In the soon-to-be blockbuster The Sims Online, players could find it difficult to avoid getting their fingers soiled on virtual McDonald's hamburgers. A deal struck between Sims publisher Electronic Arts and the fastfood mega-corporation allows Sims players to open up their own McDonald's kiosk and improve their game stats by consuming McD's greasy goodies. While news of this groundbreaking sponsorship deal fades quickly from memory, failure to address this latest barrage in the war on ad-free gaming could result in a super-sized sandwich of misery. Based on the success of previous Sims offerings, The Sims Online is an ideal high-profile backdrop in the war against "advergaming." The McDonald's kiosks that dot the imaginary battlefield are mere burger bunkers to be ad-busted in an anti-advergaming mission that could go down in the annals of gaming history.

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  Bites:  RUMBLINGS�IN�THE�DEEP  
 
 
Posted 2002-06-18 by Tony Walsh
 
 
     
 

Neverwinter Nights' End-User agreement has been amended. There is now wording that precludes BioWare/Infogrames from redistributing your original server-side modules, although downloadable modules are still fair game. [discussion>slashdot, my rambling comment here]

Thanks to Jos and Titus for individually pointing my browser to the Bloop story. Strange sound data suggests Godzilla may be real.

Just what we need-- yet another Instant Messaging service. This one's via file-sharing app Morpheus, and foolishly hopes to compete with AOL Instant Messenger and MSN Messenger.

Looks like Micro$oft isn't the only one to screw up Web server security. The iron-clad Apache Web Server for Windows (oh, wait, maybe I was wrong about that M$ comment) is subject to DOS attacks. [bulletin>apache.org]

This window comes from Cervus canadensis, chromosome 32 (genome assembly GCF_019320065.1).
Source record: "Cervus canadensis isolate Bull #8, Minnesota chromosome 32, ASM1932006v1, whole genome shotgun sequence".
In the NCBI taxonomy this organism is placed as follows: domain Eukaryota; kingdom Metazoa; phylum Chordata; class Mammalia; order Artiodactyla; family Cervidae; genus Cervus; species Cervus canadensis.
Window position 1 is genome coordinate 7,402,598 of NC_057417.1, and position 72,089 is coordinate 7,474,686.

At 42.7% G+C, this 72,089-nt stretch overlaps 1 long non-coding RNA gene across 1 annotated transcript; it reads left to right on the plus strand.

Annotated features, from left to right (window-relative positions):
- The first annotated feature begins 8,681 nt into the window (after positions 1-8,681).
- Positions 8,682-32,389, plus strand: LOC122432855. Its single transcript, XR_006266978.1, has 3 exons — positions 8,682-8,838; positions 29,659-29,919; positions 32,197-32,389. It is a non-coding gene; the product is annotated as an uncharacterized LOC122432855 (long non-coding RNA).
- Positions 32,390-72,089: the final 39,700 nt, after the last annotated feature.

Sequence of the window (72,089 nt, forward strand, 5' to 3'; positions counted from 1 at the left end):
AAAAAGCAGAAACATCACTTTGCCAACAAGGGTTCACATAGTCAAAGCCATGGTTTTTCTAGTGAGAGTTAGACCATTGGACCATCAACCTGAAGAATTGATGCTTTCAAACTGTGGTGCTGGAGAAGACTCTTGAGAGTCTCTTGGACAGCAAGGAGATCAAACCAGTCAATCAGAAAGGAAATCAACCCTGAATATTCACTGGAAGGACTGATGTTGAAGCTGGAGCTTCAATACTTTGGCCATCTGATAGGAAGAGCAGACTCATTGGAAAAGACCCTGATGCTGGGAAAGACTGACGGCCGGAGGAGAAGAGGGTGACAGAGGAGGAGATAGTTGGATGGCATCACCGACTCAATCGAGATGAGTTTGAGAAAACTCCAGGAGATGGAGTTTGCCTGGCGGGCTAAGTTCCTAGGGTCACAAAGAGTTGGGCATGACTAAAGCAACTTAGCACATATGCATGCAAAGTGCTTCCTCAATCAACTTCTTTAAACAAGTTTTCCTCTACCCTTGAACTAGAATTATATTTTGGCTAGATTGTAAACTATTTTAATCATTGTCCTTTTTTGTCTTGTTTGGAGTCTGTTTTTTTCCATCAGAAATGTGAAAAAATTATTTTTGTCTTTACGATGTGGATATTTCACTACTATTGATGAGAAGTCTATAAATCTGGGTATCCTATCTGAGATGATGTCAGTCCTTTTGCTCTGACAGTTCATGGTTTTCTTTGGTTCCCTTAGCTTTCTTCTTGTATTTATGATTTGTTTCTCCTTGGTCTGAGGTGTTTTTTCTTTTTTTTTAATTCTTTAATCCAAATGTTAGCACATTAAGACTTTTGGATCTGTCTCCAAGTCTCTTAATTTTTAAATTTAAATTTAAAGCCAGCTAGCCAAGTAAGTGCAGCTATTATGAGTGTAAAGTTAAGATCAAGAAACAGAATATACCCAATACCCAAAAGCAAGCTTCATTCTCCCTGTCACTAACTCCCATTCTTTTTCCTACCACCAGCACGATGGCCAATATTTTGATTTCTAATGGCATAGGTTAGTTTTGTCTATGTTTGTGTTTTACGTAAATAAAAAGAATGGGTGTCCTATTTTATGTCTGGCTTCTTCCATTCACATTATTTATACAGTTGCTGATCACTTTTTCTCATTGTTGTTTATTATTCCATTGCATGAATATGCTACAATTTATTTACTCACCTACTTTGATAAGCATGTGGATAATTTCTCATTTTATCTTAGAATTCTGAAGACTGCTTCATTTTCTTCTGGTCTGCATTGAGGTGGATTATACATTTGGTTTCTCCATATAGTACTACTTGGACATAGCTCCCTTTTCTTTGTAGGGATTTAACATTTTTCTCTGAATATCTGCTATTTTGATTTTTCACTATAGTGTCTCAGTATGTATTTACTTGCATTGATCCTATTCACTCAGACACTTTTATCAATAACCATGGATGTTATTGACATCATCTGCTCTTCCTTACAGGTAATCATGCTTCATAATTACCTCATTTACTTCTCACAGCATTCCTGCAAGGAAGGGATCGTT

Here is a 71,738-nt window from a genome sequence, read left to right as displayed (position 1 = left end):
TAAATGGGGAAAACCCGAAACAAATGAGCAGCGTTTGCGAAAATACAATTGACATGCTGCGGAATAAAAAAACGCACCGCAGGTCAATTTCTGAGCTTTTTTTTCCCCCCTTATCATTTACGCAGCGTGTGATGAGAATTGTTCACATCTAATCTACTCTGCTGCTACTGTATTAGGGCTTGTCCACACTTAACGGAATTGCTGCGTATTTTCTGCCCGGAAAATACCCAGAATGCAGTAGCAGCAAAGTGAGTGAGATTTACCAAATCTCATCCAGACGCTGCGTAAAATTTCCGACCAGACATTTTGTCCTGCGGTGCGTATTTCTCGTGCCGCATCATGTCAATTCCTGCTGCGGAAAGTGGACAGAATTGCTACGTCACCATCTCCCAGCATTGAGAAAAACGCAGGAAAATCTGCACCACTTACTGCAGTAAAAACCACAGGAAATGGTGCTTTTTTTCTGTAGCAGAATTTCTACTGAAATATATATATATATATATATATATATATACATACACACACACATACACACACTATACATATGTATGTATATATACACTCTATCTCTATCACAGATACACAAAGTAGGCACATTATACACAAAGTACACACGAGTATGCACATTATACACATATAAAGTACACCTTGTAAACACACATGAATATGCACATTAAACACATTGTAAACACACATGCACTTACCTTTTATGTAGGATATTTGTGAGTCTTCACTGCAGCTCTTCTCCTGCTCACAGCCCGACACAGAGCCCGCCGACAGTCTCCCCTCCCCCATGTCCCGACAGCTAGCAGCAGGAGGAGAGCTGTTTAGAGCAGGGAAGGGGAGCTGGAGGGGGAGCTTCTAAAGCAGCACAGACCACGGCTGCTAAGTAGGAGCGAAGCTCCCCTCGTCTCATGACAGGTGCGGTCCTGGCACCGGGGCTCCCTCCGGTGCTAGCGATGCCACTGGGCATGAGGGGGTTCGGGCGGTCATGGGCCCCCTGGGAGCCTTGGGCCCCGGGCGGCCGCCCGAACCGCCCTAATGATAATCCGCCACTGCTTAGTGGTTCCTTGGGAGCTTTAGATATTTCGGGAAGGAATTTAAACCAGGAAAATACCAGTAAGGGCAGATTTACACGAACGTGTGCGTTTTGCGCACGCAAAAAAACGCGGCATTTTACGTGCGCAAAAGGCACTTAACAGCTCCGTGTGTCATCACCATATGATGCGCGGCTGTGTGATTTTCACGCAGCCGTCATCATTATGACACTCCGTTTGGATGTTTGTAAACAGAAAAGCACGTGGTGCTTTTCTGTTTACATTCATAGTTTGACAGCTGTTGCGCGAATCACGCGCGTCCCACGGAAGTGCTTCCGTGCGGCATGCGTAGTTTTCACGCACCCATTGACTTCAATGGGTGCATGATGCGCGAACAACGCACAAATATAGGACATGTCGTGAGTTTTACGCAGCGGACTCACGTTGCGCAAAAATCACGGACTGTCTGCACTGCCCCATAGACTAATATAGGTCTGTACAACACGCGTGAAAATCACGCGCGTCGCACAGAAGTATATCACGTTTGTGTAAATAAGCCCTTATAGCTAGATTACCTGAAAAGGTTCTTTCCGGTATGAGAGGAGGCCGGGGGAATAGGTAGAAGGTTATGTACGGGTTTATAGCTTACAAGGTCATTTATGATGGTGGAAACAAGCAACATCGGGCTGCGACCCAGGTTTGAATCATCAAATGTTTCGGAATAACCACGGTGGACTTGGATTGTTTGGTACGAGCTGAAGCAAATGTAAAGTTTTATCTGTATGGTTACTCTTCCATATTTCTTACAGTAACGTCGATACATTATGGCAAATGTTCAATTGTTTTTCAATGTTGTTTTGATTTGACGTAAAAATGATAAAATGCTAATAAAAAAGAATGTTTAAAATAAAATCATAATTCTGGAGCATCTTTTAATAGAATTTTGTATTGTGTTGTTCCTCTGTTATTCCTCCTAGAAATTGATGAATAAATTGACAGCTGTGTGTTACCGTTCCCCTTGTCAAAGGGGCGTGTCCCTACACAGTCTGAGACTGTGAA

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  The First-Person Shooter Goes Retro  
 
 
Posted 2002-03-22 by Tony Walsh
 
 
     
 
There was once a time when we didn't have videogames. You remember that, right? Well, maybe you don't, but that's okay -- I can help. Rewind a few decades, and the twitchiest games around were probably Hungry Hungry Hippos and Mousetrap. Board games were pretty much it for a quick, sit-on-your-ass game fix.

In the eighties, the whole board game industry got shaken up due to the sudden popularity of arcades and the primordial videogame consoles. If makers of tabletop games were lucky, a kid might stop playing her Atari or Colecovision long enough to sit down for some Pop-O-Matic Trouble. But, if you can't beat 'em, join 'em: So traditional game manufacturers like Parker Brothers and Milton Bradley cashed in on the arcade frenzy, coming out with board game versions of Pac-Man, Donkey Kong, and Zaxxon. It wasn't long though before videogames started getting more and more complicated, busting out in a 3D stylee, ending the love affair between traditional games and videogames.

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  Bites: King Kong Versus Godzilla  
 
 
Posted 2001-12-19 by Tony Walsh